– Excerpt –
We came home at night.
For a split second my lungs burned, my skin felt like ice, and then my knees hit concrete hard. Around me everything was dark, but it didn’t matter, because all I could see was Janelle. The wind moved through her hair, her eyes wet with tears, her hands dark with blood. Her voice echoed in my head: the quiet desperation in the way she said my name before I left her there. I held onto that moment, willed my mind to burn it into my memory. I didn’t want to forget what we’d just been through. I didn’t want to forget even a second that I’d spent with her.
It all had just ended in the canyon behind Park Village. Reid was dead. Janelle’s friend Alex was dead. And Eli and I had just left Janelle and portaled home. In the end, what we’d tried so hard to do for seven years, happened in an instant.
My throat was tight. My whole body ached. I didn’t want to leave her. I shouldn’t have left her, but I had to.
I pushed to my feet and looked around. We were in the middle of a neighborhood street, surrounded by dark sleepy houses.
“Where are we?” Eli said as the wind picked up.
I waited. At first I wasn’t sure. Square patches of lawn and small single family homes were everywhere.
Then I heard the wooden wind chimes.
My chest tightened. That sound. I hadn’t realized how much I’d missed hearing it. I turned around, recognizing the oak tree on my parents’ front lawn. It seemed somehow both bigger and smaller than I had remembered it: a tower outside my bedroom window.
“This is my house,” I said. As my eyes adjusted, I picked out the red bricks around the garage, the white front door, the blue aluminum siding, the black shutters on the windows.
“Holy shit,” Eli said. Then he laughed, reached over, and pulled me in a headlock. “This is your house!” he screamed.
A wave of excitement moved through me. This was my house. Those bricks were the ones I cracked my head against when I was seven. I had stolen Derek’s remote control car and he wrestled me to get it back. He pushed me and I fell. That front door, we had repainted it white with my dad. The oak tree was the same as the one I looked out at every night when I went to sleep, the same one I tried to climb. I had hung those wooden wind chimes after making them in school.
Nothing had changed.
I wasn’t sure how Taylor Barclay knew to send us here. Sure he was some high up Interverse Agent who was policing the universes, but I hadn’t expected him to deliver us right to my doorstep. The how and the why didn’t matter though. I didn’t care.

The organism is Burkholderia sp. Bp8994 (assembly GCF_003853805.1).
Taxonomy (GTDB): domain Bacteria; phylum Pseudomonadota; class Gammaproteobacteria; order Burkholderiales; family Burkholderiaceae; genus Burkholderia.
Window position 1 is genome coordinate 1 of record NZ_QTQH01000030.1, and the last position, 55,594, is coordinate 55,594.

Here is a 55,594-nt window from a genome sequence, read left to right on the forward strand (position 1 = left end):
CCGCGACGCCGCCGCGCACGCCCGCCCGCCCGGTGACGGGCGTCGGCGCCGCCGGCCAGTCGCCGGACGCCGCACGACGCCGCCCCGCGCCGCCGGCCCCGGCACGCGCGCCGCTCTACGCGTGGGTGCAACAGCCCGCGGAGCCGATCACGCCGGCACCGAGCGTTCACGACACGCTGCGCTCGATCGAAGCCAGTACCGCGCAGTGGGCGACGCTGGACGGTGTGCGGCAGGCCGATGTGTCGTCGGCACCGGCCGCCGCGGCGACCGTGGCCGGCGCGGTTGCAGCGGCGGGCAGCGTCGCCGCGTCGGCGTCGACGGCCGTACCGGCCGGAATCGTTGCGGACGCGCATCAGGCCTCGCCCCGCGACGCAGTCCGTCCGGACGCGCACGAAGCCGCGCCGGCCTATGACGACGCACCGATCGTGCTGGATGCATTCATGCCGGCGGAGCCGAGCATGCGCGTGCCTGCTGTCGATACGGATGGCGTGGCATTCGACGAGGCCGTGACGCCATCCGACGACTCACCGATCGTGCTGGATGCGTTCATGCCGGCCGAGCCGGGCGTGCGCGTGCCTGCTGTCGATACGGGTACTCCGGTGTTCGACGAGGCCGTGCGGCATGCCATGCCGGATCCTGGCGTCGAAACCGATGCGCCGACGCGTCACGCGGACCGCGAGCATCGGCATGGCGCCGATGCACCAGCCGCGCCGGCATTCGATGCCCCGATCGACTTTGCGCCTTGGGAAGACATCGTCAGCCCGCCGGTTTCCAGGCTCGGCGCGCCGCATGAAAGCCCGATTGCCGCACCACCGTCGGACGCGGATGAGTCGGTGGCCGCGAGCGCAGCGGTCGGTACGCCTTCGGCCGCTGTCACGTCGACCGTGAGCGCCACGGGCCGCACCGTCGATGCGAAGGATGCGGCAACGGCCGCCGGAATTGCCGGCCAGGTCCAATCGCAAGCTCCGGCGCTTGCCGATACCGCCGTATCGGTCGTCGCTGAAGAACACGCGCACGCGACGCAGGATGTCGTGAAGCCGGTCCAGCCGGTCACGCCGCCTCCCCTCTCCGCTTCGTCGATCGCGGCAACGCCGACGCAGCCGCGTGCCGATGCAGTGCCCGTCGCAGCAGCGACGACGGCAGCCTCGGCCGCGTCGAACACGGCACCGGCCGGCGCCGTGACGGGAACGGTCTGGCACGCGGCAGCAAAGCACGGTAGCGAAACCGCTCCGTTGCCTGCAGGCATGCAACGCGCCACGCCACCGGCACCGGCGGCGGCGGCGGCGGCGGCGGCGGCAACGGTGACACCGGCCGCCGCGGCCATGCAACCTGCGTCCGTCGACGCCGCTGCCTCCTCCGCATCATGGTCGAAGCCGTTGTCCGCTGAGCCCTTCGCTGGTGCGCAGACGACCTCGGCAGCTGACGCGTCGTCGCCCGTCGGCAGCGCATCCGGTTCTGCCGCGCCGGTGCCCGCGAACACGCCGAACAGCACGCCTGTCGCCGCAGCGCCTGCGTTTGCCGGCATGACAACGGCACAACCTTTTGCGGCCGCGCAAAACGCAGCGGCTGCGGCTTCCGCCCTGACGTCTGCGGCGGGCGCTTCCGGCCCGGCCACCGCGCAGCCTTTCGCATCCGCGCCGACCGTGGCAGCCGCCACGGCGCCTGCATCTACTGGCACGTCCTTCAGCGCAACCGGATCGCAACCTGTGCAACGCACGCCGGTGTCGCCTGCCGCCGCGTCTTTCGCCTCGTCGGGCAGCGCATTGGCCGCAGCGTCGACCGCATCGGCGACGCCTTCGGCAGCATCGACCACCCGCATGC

My parents were inside sleeping in that house right now.
I pulled away from Eli and jogged up the driveway. As I reached the front door, I paused.
“What are you waiting for,” Eli said, reaching out to knock.
I grabbed his hand. “We need to remember this moment,” I said. We’d waited for this moment forever, and now we were finally here. But not all of us. Reid wasn’t here, and no matter what he had done or how it had ended, he had been part of this. Janelle and Alex had been a part of it too. We wouldn’t have gotten here without them.
Even though it might have seemed ridiculous, we needed to pause and memorize these details. I wanted to be able to tell Janelle about all of it. She loved me enough to know I needed this moment, and I wasn’t going to lose that. Our goodbye wasn’t forever. I would find a way back to her. I knew that as much as I knew anything. We were both still alive. Just in different places.
I thought about Alex and Reid.
“Reid’s parents,” I said. I wanted to be able to tell them what this moment was like too.
Eli knew what I was thinking. “We can’t tell them what he did.”
I shook my head. We couldn’t. They deserved to remember him better than that. We could tell them this though. We could tell them that the night was silent, the darkness almost heavy as if the whole world was asleep. The only sounds were our own excited breaths.
I knocked on the door.
It wasn’t like in a movie. A light never flicked on. I didn’t know when she was coming. I had to keep knocking, and I had to knock hard, until my knuckles felt numb because of it.
Finally after what seemed like minutes I heard the locks click on the other side of the door.
A woman in a gray long-sleeved shirt and checkered blue and white pajama pants stood behind it. She was tall, her hair cut short around her head.
Over seven years. Twenty six hundred and thirty seven days. That’s how long it had been. All of that time had added up to just one single wish: that I would get back to her, that I would see her again. I’d envisioned what she would say to me, what I would say to her.
In the end I didn’t need to say anything. She glanced at Eli and then back to me. Her mouth parted, her eyes widened, and she gasped.
I opened my mouth to explain, but she reached through the door, reaching out to my face, as if she wasn’t quite sure I was real. Then she started to cry.
I moved in, circling my arms around her, pulling her to my chest. She was smaller and thinner than I remembered. Her skin was soft and papery, and my chest contracted. Those seven years had been long for her.
When she pulled back to look at my face again, she shook her head.
I smiled. “I’m home.”
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